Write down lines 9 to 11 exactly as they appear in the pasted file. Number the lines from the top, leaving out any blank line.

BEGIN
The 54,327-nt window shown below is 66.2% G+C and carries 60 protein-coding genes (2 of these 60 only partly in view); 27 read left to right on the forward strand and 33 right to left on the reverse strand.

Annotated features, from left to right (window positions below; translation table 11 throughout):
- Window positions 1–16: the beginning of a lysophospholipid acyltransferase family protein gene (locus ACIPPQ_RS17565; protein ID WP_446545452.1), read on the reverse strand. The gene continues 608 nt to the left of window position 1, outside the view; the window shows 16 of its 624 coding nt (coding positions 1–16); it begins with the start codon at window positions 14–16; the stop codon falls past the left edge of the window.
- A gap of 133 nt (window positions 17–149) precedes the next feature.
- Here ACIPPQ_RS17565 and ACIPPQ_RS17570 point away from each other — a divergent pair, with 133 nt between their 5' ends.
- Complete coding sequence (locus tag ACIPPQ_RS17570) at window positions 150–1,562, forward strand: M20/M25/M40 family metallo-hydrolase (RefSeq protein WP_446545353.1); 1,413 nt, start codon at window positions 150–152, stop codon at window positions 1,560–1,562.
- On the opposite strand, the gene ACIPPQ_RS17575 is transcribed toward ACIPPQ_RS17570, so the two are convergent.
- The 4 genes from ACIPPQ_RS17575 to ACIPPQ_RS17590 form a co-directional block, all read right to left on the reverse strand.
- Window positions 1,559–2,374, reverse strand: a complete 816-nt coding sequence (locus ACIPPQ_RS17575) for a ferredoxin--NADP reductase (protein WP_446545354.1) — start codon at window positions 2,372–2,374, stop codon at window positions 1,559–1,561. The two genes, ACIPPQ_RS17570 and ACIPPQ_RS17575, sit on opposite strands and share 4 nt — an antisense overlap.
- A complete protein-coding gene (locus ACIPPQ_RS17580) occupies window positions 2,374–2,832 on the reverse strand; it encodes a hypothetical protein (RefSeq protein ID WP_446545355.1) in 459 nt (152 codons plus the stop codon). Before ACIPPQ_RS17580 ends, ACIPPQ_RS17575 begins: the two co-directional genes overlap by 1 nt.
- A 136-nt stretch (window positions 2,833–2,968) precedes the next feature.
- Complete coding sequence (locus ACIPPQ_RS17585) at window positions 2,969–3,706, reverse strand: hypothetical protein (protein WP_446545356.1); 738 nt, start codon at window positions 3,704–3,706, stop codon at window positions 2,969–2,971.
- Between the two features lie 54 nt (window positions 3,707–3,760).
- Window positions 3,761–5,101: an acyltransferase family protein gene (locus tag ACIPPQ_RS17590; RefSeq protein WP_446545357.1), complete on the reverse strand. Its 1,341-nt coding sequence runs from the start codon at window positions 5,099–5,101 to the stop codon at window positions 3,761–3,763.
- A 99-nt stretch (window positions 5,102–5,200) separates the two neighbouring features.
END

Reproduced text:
- Window positions 1,559–2,374, reverse strand: a complete 816-nt coding sequence (locus ACIPPQ_RS17575) for a ferredoxin--NADP reductase (protein WP_446545354.1) — start codon at window positions 2,372–2,374, stop codon at window positions 1,559–1,561. The two genes, ACIPPQ_RS17570 and ACIPPQ_RS17575, sit on opposite strands and share 4 nt — an antisense overlap.
- A complete protein-coding gene (locus ACIPPQ_RS17580) occupies window positions 2,374–2,832 on the reverse strand; it encodes a hypothetical protein (RefSeq protein ID WP_446545355.1) in 459 nt (152 codons plus the stop codon). Before ACIPPQ_RS17580 ends, ACIPPQ_RS17575 begins: the two co-directional genes overlap by 1 nt.
- A 136-nt stretch (window positions 2,833–2,968) precedes the next feature.